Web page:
Though Pagnol wrote all the episodes and directed them on the Paris stage, he deferred to the filmmaking expertise of others in making Marius (directed by Alexander Korda) and Fanny (directed by Marc Allegret). César marks his directorial debut as a filmmaker.


The following is taken from a review by Marty Mapes that appears on the website, MovieHabit.com:

The final entry in Marcel Pagnol’s Marseilles Trilogy takes place 20 years after the second installment. The baby Césariot is now a man and his father, Mr. Panisse (Charpin), is now 70 years old. Panisse and his friend César (Césariot’s godfather, who is also Marius’s father and Césariot’s biological grandfather) are old and slow, but they reflect on the years with amazement, forgiveness, and wisdom.

Fanny has grown older, too. She hasn't forgotten her first love, Marius (Césariot’s true father), but she has been happy with Panisse who loved and provided for her and her son.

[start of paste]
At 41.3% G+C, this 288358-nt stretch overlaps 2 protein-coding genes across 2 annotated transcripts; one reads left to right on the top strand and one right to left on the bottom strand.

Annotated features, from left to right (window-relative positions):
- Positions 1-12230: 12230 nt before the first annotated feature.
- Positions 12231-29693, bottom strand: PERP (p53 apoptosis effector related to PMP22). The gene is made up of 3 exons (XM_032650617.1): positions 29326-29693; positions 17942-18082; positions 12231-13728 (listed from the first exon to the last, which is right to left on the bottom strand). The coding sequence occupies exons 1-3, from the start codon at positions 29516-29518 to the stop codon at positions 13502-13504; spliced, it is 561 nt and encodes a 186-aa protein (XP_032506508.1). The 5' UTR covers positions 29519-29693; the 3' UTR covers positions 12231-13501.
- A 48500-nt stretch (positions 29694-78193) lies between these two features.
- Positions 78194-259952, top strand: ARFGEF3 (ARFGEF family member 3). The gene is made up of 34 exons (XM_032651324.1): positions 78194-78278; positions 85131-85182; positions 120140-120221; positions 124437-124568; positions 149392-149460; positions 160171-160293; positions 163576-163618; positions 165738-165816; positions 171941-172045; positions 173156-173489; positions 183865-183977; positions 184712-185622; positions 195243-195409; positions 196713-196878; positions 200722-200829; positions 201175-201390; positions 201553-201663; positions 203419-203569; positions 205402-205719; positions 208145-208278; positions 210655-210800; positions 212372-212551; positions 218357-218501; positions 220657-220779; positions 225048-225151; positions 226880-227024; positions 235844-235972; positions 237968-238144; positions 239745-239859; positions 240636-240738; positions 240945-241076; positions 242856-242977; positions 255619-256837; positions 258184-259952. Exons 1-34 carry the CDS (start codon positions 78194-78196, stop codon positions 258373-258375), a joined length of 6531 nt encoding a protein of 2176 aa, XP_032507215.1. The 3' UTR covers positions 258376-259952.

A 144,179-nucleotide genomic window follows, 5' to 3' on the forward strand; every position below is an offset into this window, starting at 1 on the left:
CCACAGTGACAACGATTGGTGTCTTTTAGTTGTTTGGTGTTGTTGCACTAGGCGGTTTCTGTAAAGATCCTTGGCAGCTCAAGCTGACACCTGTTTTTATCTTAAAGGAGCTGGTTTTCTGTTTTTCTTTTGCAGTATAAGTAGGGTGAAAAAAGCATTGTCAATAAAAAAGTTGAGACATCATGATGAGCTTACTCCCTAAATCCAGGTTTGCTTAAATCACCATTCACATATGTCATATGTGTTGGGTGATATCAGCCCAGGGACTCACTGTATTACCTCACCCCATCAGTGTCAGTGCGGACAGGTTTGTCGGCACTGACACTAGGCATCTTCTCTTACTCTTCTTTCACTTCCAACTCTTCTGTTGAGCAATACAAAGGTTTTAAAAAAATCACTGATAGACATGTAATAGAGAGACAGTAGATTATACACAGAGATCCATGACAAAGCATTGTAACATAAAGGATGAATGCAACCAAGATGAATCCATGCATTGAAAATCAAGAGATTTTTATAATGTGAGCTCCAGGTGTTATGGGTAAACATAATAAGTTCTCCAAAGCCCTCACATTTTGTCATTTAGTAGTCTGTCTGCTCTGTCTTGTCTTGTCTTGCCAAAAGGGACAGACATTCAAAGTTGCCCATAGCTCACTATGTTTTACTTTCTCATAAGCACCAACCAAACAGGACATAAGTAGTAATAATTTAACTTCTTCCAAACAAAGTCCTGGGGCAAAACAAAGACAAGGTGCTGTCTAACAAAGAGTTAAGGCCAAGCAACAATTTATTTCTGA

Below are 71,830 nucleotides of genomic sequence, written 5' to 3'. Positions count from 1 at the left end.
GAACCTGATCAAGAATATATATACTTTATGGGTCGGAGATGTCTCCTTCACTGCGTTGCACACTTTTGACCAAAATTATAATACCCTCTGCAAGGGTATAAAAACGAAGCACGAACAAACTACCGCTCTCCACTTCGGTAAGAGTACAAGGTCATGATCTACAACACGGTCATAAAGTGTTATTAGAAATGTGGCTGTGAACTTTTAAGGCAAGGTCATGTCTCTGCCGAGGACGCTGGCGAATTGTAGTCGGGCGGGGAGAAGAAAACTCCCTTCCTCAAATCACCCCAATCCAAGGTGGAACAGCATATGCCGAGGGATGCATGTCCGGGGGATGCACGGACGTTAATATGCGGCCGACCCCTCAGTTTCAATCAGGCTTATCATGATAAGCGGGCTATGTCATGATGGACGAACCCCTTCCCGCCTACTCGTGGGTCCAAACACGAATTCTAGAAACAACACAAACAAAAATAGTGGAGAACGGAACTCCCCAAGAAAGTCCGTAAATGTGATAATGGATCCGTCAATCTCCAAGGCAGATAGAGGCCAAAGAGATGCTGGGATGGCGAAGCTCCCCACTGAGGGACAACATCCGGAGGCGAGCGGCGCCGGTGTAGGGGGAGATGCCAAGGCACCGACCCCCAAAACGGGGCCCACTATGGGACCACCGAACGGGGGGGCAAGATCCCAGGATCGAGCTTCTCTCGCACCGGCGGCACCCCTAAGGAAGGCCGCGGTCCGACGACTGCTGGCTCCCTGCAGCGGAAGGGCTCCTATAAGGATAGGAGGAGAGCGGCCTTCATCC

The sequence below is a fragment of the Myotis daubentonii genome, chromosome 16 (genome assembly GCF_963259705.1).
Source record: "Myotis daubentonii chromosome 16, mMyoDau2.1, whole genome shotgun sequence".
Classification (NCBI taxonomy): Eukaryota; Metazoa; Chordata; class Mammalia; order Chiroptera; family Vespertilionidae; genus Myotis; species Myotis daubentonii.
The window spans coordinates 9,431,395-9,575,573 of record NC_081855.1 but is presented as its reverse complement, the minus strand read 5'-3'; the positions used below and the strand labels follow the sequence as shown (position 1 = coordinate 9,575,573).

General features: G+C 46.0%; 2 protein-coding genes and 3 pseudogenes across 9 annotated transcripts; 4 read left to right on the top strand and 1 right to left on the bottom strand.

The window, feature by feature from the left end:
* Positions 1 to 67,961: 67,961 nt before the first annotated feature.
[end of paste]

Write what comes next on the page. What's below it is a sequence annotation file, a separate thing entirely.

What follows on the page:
After Panisse’s funeral, Fanny tells Césariot (André Fouché) what Panisse was never able to—that Panisse is not his real father. She talks about her younger self, about her love for Marius, about the awkward situation she found herself in, and how Panisse, came to her rescue.

Césariot reacts angrily, emotionally—he probably gets it from his father’s side—but in a day or two he seems calmer. Without telling his mother, he sets out to find his father, a mechanic in the town across the bay….

As in the other two films, the dialogue and acting are excellent. If anything, the acting is even better than the two previous films. The actors have taken complete control of their roles, and they are completely at home in their parts. (It’s interesting to note that this is the first film in the trilogy that Pagnol actually directed. He seems to have handled the actors and the filmmaking quite well.) César is an excellent cap to the two previous films. Although the second film didn’t require a follow-up, the third film is a great summary, a satisfying punctuation mark, peaceful closure to the soap-opera turmoil of Marius and Fanny.

Taken together, the three films in the Marseilles trilogy are one of cinema’s outstanding dramatic accomplishments.

For additional information, contact the Writers Institute at 518-442-5620 or online at http://www.albany.edu/writers-inst.